A best and last offer is exactly what it sounds like: the highest price a prospective buyer is prepared to pay for a certain house. Sellers may want the best and final offers for a variety of reasons, but one typical scenario is when many buyers are competing for the same house.
Let’s look at what the best and last offer is when you should make one, and whether it’s a good option for you.
Definition of Best and Final Offers
In high-demand conditions, such as a seller’s market, a single property may get numerous offer. Rather than negotiating with each buyer individually, the seller’s real estate agent may request the best and final offer from each interested party. This request is usually made with a few days’ notice to provide purchasers time to examine their choices before the deadline for submitting offers.
The phrase contains two separate terms, each with a specific meaning:
- Best: Includes a number of criteria over which the buyer has control, such as the price, conditions, financing, and closing dates.
- Last: This is the buyer’s final offer; once it is accepted, there will be no more negotiations for this property.
A buyer’s best and last offer is their last chance to bid on a property. They will need to utilize their finest home buying negotiation abilities to offer themselves the best chance of getting picked. To make their offer stand out, they may want to explore going beyond the asking price or reducing additional barriers to closing, such as removing conditions.
How Best and Final Offers Work
Consider an example of a best and last offer from both the buyer and seller’s viewpoints.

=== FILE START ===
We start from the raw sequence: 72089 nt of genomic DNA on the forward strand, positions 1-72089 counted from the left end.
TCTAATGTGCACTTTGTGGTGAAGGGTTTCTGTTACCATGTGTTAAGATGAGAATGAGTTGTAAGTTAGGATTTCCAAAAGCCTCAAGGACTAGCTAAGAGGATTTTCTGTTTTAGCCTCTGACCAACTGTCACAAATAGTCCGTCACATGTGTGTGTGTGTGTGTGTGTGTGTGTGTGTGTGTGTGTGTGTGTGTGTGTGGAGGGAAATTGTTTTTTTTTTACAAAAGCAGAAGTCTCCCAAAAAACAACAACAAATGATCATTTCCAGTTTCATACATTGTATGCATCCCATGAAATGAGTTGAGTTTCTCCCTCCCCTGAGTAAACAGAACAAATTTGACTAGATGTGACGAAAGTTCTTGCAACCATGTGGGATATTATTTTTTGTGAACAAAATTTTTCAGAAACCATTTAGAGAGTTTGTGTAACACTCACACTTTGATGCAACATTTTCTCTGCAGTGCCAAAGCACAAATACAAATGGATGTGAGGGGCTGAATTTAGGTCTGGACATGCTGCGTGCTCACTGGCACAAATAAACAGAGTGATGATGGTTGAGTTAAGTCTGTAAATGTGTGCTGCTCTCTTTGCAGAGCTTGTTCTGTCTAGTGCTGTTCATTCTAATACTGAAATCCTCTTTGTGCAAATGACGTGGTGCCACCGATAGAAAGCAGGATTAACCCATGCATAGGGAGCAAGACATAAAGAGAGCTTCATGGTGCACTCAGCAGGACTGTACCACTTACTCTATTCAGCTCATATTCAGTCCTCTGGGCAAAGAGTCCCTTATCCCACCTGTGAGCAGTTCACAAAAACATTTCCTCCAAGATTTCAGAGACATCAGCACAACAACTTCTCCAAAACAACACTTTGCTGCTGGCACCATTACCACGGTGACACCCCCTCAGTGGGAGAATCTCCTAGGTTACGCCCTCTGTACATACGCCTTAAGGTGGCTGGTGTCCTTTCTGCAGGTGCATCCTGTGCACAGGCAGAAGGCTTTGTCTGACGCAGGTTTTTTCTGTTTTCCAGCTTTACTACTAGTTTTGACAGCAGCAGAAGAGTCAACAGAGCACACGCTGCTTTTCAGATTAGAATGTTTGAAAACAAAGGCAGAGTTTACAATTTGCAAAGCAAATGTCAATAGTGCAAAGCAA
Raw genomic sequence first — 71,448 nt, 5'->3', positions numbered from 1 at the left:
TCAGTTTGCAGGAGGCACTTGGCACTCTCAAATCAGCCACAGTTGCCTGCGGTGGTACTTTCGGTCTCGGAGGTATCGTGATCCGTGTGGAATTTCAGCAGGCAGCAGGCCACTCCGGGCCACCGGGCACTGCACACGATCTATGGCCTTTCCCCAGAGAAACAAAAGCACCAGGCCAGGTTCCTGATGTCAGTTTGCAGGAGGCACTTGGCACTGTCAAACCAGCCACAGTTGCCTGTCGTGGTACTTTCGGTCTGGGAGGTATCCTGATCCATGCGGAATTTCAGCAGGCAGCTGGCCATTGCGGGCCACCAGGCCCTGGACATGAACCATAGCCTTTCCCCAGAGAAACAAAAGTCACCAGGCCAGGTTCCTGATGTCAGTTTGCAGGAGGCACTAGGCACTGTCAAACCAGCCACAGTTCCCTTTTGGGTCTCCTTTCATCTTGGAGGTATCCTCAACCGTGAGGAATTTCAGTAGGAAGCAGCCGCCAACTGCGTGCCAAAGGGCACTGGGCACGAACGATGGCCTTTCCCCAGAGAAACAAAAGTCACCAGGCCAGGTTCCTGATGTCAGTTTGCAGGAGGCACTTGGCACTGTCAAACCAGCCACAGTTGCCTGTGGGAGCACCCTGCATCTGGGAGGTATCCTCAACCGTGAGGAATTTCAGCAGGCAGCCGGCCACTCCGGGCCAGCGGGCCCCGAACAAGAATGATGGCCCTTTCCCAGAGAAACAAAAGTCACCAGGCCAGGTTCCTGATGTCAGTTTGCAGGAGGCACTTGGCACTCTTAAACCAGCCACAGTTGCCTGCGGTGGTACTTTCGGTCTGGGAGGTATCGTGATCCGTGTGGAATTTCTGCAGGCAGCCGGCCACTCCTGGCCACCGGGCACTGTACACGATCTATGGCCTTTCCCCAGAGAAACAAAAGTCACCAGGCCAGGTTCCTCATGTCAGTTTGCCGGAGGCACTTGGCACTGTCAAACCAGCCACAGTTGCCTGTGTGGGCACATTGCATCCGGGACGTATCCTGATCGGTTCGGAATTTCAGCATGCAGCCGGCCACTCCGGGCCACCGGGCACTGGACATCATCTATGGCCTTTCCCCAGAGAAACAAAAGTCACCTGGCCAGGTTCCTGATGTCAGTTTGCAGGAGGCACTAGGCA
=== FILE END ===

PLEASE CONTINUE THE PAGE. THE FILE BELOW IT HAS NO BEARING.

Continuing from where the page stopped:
Considerations for Homebuyers
Assume you and your partner want to buy a house in Brampton. Your real estate agent has located the ideal property for you. It is advertised less than 24 hours ago and is priced below market value. You make an offer as soon as possible, but the next day, your agent calls to inform you that it is a multi-offer scenario. The seller’s agent has requested that all bids be submitted within the next three business days.
You made your first offer contingent on the sale of your existing house, but you’ve decided to remove this condition to make your offer more competitive. You’ve also consulted with your agent and decided to make an offer that is far more than the asking price in the hopes that your offer will be the highest. Your agent presents the offer after much consideration. All you have to do now is wait.
Considerations for Sellers
Now consider the seller’s point of view. Because it is a hot market, your home received four offers within 24 hours of being listed. Your real estate agent recommends requesting the best and final offers, and by the deadline, you’ve received follow-up offers from all four parties.
Several factors must be considered before deciding which offer to accept. All-cash deals might be appealing since they provide guaranteed funding and can close faster. Offers with no stipulations, such as needing a home inspection or selling another property, might also be tempting.
Is a Best and Final Offer Worth It?
This is a difficult topic to answer because it is totally dependent on your circumstances. If you have any wiggle space in your initial offer, you may decide it’s worthwhile to raise the price or alter your contingencies. You can also choose to resubmit your initial offer as your best and last offer.
When it comes down to how much you’re willing to negotiate, ask yourself these questions:
- Do I have the ability to pay more?
- How badly do I want this property?
- Are there other available homes without multiple-offer scenarios?
- What contingencies am I willing to drop to appear more competitive?
Once you answer these questions, you’ll be able to decide whether submitting the best and final offer is worth it for you.
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